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Vincent Luppino, Cliff Stern, and John Casiero v. Mercedes-Benz Usa

June 20, 2011

VINCENT LUPPINO, CLIFF STERN, AND JOHN CASIERO,
INDIVIDUALLY AND ON BEHALF OF OTHERS SIMILARLY SITUATED, PLAINTIFFS,
v.
MERCEDES-BENZ USA, LLC, DEFENDANT.



The opinion of the court was delivered by: Hon. Dennis M. Cavanaugh

NOT FOR PUBLICATION

OPINION

DENNIS M. CAVANAUGH, U.S.D.J.:

This matter comes before the Court upon motion of Defendant Mercedes-Benz USA, LLC ("Defendant") to dismiss portions of the Second Amended Complaint of Plaintiffs Vincent Luppino ("Luppino"), Cliff Stern ("Stern") and John Casiero ("Casiero") (collectively, "Plaintiffs"), who assert claims for breach of express warranty, breach of written warranty pursuant to the Magnuson-Moss Warranty Act, and violation of the New Jersey Consumer Fraud Act ("CFA"). No oral argument was heard pursuant to Federal Rule of Civil Procedure 78. Upon consideration of the parties' submissions, and for the reasons stated below, Defendant's motion to dismiss is granted in part.

I. BACKGROUND*fn1

On August 13, 2010, this Court issued an Opinion dismissing, without prejudice, (1) the warranty counts in the Amended Complaint on the grounds that "the facts alleged do not fully state claims as to each of the named Plaintiffs," and (2) the consumer fraud claims that were based upon affirmative misrepresentations. Luppino v. Mercedes-Benz USA, LLC, No. 09-5582 (DMC) (JAD), 2010 U.S. Dist. LEXIS 83584, *15 (D.N.J. Aug. 13, 2010). Plaintiffs were permitted to amend their pleadings in order to cure these defects.

In the Second Amended Complaint ("SAC"), Plaintiffs specifically address the claims of each of the named plaintiffs:*fn2

Stern purchased a 2005 Mercedes-Benz SL 500 on or about December 31, 2005. After an electrical defect was discovered, Defendant replaced that vehicle in March 2006 with a 2006 Mercedes-Benz SL 500 with 18-inch AMG factory Rims. SAC ¶¶ 103, 104. Within the first few months of owning the 2006 Mercedes, Stern had to repair a failed Rim. SAC ¶ 119. The Rim was repaired at a parts distribution center which sells and distributes genuine Mercedes-Benz Rims. SAC ¶ 120. Stern paid out-of-pocket for the failed Rim instead of asking Defendant to repair or replace the RIM pursuant to the Warranty because he "became generally aware, from information readily accessible in the public domain, that Mercedes-Benz routinely refused to repair or replace Rims that have failed under normal driving conditions, and that Mercedes-Benz would claim the repair would not be covered under his Warranty." SAC ¶ 121. Stern's vehicle was covered by the standard Mercedes-Benz Warranty at the time that he repaired the failed Rim. SAC ¶ 122.

Casiero purchased a 2006 Mercedes-Benz E500 4Matic Sedan with 17-inch 5-Spoke Light Alloy Rims from an authorized dealer's auction on May 7, 2008. SAC ¶ 123. Within one month of owning his vehicle, Casiero had to replace a failed Rim. SAC ¶ 138. The Rim was replaced at a parts distribution center which sells and distributes genuine Mercedes-Benz Rims. SAC ¶ 139. Like Stern, Casiero did not seek repair or replacement directly from Defendant because he too became "generally aware . . . that Mercedes-Benz would claim the replacement would not be covered under his warranty." SAC ¶ 140. Casiero's vehicle was covered by the standard Warranty at the time he incurred the out-of-pocket costs to repair the failed Rim. SAC ¶ 142.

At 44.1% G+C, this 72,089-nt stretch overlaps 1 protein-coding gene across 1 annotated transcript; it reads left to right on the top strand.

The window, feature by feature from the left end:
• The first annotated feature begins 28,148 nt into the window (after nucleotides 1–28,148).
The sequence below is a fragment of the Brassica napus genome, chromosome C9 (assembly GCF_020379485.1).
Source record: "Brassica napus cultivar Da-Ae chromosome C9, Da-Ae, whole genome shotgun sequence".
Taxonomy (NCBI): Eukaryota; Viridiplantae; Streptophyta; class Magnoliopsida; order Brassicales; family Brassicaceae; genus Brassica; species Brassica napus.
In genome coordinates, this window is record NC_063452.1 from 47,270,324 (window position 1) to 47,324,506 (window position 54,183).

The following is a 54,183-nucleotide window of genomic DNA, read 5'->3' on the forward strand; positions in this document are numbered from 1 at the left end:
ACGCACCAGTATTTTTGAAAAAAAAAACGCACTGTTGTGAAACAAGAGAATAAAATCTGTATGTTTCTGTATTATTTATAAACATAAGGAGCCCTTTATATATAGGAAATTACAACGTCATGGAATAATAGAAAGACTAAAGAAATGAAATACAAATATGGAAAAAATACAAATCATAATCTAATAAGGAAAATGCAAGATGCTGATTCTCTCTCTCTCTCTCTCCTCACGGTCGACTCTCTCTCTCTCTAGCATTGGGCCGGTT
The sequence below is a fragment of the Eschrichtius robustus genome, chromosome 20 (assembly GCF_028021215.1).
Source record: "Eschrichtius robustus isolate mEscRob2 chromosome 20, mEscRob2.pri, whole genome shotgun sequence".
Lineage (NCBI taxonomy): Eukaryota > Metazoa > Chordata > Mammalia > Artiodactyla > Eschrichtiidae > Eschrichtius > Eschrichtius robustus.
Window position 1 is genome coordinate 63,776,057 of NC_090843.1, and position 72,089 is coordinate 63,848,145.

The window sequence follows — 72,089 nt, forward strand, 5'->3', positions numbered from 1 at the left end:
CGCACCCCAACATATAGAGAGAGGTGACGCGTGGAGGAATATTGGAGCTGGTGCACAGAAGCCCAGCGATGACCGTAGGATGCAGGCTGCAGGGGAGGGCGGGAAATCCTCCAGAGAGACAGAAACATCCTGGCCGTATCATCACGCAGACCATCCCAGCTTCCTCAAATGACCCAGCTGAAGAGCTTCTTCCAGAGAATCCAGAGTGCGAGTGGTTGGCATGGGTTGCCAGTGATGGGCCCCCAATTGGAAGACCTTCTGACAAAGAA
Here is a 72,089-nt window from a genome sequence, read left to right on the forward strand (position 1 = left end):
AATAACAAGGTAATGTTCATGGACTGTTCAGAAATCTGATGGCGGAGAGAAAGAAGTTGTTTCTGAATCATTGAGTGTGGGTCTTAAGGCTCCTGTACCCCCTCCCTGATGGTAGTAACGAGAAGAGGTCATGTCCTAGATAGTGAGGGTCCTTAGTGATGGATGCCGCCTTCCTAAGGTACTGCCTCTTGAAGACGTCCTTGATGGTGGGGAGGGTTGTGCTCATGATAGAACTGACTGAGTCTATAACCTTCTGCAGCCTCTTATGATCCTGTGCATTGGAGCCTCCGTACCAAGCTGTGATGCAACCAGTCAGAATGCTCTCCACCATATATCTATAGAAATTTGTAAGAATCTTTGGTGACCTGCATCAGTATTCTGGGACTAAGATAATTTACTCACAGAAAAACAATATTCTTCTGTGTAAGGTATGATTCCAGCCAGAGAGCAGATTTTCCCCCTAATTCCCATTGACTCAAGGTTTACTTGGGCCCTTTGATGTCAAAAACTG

All three named plaintiffs assert that they were "repeatedly exposed to advertisements and other representations that Mercedes-Benz publicly disseminates" through a variety of media. SAC ¶¶ 90, 117, 136. Accordingly, at the time they purchased their vehicles, Plaintiffs were exposed to the following representations: (1) "Mercedes-Benz are high-quality, high-performance Vehicles;"

(2) "Mercedes-Benz Rims are durable, without defect, and suitable for the purposes for which they are intended;" and (3) "Mercedes-Benz Vehicles are tested by Mercedes-Benz to ensure that they maintain the highest standards of safety, innovation, performance, durability and strength in the automotive industry." SAC ¶ 118.

II. STANDARD OF REVIEW

In deciding a motion under Rule 12(b)(6), the district court is "required to accept as true all factual allegations in the complaint and draw all inferences in the facts alleged in the light most favorable to the [Plaintiff]." Phillips v. Cnty. of Allegheny, 515 F.3d 224, 228 (3d Cir. 2008). "[A] complaint attacked by a Rule 12(b)(6) motion to dismiss does not need detailed factual allegations."

Bell Atl. Corp. v. Twombly, 550 U.S. 544, 555 (2007). However, the Plaintiff's "obligation to provide the 'grounds' of his 'entitle[ment] to relief' requires more than labels and conclusions, and a formulaic recitation of the elements of a cause of action will not do." Id. To survive a motion to dismiss, the complaint must state a plausible claim. Ashcroft v. Iqbal, 129 S. Ct. 1937, 1950 (2009). Thus, assuming that the factual allegations in the complaint are true, those ...


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